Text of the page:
The budget and our place in the world

Good Sunday Morning,

A federal budget is a complex document. Much of it is locked up in non-discretionary spending, maintaining services, programs and policies that have been entrenched over many decades. This year's 280 page budget is no different. It really is very much a political document, signalling the priorities of this government. Many considerations go into setting these priorities. They include the voting public's expectation to fulfill campaign promises, the changing global political and economic climate, the current and projected resilience of our Canadian economy, and the public's appetite for change. Some would argue that they also include the persuasive arguments of lobbyists, bureaucrats and consultants that make a full time living influencing government policies to suit their own agenda.

eonpp.jpg Since a budget is by it's very nature a forward looking document, it signals intent and so tells only part of the story. Sometimes programs are announced and moneys are allocated but funds are never actually spent. Budgets are a primary tool for governments to project their vision for the country and indicate the trajectory they would like us all to be on. That's why a budget vote is recognized very much as a confidence vote and in minority or coalition governments serves as the linchpin for parliament's approval of the government as a whole.

Even though Bill Murneua called it "an instrument of change," what this government presented was very much a Liberal vision; prepared to invest in Canada's future but not bold enough to act quickly or decisively on climate change. With feet planted firmly in the past and hopeful arms reaching out to the future, it's very easy to lose your balance and fall flat on your face. This budget didn't preempt the looming threat of draconian tax cuts south of the border. But it also didn't signal a bold defiance of the retrograde policies currently being hatched in the White House. Instead it promises a protracted delivery of programs leaving lots of wriggle room to 'adapt'.

The Liberal government has repeatedly pledged to discontinue fossil fuel subsidies. While not abandoning the promise, this budget kicked that commitment down the road some more. As Elizabeth points out "When you're trying to reduce greenhouse gas emissions you need to stop funding, with government funds - public funds, the companies that create greenhouse gas emissions, particularly in the oil-sands and in fracking for liquefied natural gas." Nevertheless it's great that Canadian cities are seeing infrastructure and mass transit prioritized and that Via Rail is receiving a major boost. We are also starting to see commitments to funding Climate Change adaptation where, as Elizabeth writes in her last Island Tides piece, we are already in uncharted territory.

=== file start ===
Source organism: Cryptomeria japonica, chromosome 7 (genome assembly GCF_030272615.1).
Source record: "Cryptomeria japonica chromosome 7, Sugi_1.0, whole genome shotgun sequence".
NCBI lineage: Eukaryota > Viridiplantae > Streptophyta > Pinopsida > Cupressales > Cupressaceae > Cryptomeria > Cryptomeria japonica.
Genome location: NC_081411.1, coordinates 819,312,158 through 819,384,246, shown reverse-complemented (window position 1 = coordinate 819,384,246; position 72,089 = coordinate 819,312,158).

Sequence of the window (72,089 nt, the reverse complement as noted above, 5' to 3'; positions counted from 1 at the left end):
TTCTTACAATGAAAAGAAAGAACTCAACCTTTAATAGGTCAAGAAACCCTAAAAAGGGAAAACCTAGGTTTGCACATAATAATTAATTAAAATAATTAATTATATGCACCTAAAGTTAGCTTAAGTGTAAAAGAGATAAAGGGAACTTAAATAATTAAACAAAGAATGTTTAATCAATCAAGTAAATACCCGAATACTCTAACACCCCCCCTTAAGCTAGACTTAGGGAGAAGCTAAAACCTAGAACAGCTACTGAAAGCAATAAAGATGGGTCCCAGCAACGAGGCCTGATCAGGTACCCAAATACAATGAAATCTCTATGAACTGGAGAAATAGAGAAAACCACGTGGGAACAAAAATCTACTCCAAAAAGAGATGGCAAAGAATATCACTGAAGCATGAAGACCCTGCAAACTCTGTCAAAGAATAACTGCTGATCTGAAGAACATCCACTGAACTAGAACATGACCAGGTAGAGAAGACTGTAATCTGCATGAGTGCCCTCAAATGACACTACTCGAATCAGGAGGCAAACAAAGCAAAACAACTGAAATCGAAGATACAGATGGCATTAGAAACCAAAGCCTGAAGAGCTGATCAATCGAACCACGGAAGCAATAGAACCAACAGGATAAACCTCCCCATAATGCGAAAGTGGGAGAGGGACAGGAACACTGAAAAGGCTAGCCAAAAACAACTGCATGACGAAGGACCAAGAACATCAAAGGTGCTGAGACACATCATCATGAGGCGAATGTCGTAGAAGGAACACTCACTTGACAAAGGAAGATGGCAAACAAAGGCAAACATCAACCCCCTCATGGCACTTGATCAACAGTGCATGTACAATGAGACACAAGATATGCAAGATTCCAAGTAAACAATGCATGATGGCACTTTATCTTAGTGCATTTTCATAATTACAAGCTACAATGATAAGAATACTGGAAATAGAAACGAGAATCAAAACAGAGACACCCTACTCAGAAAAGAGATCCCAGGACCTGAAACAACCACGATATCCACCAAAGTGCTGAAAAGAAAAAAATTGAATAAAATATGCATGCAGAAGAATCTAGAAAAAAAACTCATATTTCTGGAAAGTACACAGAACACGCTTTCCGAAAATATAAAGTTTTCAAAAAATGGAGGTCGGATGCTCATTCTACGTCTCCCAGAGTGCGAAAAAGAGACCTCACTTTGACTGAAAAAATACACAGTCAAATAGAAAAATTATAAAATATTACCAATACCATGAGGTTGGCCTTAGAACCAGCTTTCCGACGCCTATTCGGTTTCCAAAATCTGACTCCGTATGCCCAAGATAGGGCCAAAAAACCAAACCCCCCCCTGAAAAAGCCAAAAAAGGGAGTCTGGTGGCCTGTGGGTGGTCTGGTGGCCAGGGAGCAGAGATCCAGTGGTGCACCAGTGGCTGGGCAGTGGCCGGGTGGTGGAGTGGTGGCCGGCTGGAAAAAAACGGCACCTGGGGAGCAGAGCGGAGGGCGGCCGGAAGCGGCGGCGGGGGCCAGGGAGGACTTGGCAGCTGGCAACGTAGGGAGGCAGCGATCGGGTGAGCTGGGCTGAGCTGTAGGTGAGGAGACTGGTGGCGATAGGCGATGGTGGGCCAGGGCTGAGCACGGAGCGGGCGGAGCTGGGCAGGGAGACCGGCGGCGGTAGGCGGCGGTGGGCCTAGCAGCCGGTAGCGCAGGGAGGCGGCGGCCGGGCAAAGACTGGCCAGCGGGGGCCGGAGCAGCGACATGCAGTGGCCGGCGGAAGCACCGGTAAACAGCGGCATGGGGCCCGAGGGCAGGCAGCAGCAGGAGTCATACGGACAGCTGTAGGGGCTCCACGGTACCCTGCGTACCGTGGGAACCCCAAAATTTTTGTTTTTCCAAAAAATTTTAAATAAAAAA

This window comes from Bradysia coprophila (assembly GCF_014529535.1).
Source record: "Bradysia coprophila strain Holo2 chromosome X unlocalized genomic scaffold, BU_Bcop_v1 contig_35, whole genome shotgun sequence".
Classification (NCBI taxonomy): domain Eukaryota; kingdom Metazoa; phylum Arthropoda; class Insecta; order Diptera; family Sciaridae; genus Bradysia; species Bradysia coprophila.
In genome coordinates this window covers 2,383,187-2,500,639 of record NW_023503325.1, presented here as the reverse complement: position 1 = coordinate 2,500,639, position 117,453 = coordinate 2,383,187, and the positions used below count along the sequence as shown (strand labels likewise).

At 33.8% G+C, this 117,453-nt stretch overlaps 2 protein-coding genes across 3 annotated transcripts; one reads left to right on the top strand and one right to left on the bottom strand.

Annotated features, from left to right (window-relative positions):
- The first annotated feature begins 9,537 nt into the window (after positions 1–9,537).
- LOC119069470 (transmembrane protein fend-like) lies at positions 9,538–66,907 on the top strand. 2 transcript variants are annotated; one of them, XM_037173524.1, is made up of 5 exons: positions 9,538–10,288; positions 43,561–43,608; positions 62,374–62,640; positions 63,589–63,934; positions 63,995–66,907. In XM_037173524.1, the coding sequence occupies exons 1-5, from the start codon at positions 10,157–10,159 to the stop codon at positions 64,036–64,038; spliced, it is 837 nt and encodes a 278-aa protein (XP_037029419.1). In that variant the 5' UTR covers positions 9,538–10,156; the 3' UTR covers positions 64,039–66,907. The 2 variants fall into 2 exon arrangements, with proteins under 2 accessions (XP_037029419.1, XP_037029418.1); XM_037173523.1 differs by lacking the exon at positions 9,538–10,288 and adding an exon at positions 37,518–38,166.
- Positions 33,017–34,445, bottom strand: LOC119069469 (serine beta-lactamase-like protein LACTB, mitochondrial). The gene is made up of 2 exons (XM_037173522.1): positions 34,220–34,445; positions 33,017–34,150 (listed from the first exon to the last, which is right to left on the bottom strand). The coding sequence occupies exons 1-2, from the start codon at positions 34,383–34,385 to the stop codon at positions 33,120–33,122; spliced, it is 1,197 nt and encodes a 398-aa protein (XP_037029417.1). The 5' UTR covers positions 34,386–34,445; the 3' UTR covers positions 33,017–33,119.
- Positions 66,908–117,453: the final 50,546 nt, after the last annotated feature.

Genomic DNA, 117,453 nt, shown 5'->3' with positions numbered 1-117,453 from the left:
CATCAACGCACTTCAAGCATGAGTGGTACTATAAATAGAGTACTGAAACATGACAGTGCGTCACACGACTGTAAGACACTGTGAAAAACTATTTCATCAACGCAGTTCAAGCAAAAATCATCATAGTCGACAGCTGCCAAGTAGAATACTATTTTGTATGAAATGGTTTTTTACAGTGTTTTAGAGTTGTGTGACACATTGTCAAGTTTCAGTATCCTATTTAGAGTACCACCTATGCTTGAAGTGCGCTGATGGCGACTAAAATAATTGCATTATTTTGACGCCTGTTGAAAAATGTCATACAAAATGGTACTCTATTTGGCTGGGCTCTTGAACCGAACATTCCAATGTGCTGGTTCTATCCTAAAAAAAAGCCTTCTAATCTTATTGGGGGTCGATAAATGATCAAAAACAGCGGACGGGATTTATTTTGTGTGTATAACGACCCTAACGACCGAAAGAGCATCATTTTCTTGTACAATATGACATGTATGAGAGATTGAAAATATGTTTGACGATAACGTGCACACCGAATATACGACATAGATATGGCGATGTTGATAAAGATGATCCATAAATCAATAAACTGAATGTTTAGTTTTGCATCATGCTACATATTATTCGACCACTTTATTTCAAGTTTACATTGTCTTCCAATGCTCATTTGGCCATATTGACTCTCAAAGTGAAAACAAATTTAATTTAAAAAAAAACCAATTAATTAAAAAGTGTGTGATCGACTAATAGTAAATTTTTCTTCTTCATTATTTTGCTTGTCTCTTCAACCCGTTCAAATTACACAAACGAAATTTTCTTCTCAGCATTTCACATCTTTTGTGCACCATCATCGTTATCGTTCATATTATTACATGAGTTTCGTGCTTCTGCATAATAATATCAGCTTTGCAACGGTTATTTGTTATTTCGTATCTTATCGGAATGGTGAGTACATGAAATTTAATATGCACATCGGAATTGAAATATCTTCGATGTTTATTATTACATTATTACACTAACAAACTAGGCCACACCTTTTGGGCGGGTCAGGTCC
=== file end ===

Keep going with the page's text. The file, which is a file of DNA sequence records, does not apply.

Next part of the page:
In her weekly review from the Hill Elizabeth points out that "...we cannot measure Prime Minister Trudeau against years of inaction under the Harper administration... The commitments to funding toward protection of the Great Lakes Area and Lake Winnipeg are welcome, but still fall far short." As MP for Saanich-Gulf Islands, Elizabeth is of course delighted to see $80 million in funding for the the Sidney Centre for Plant Health, a research facility that she fought hard to keep open during budget cuts under the previous administration.

“Yet this budget misses other low-hanging fruit, like the renewal of the eco-energy retrofit grant, and rebates for electric and hybrid vehicles. These programs would empower Canadians to take individual action in the collective fight against climate change. We’re also seeing little movement on the administration’s plan to ‘phase-out’ fossil fuels, and we will maintain subsidies to the LNG industry through 2024. This budget needed to more aggressively target the elimination of the deficit by implementing simple revenue generating policies, such as a tax on sugary beverages. This tax would also go a long way toward improving the health of the Canadian population, and in particular children.”

As outlined in Vision Green, Elizabeth continues to champion the idea of balancing budgets through sources of revenue that incentivize responsible behaviour. It's important that government spending circulates through Canada's economy as much as possible. Flow through shares and CEO remuneration through stock options that are subject only to low capital gains taxes, sadly were not touched. Instead the Finance Minister removed the tax credit for transit passes while not offering any incentives for solar, wind or electric vehicle purchases.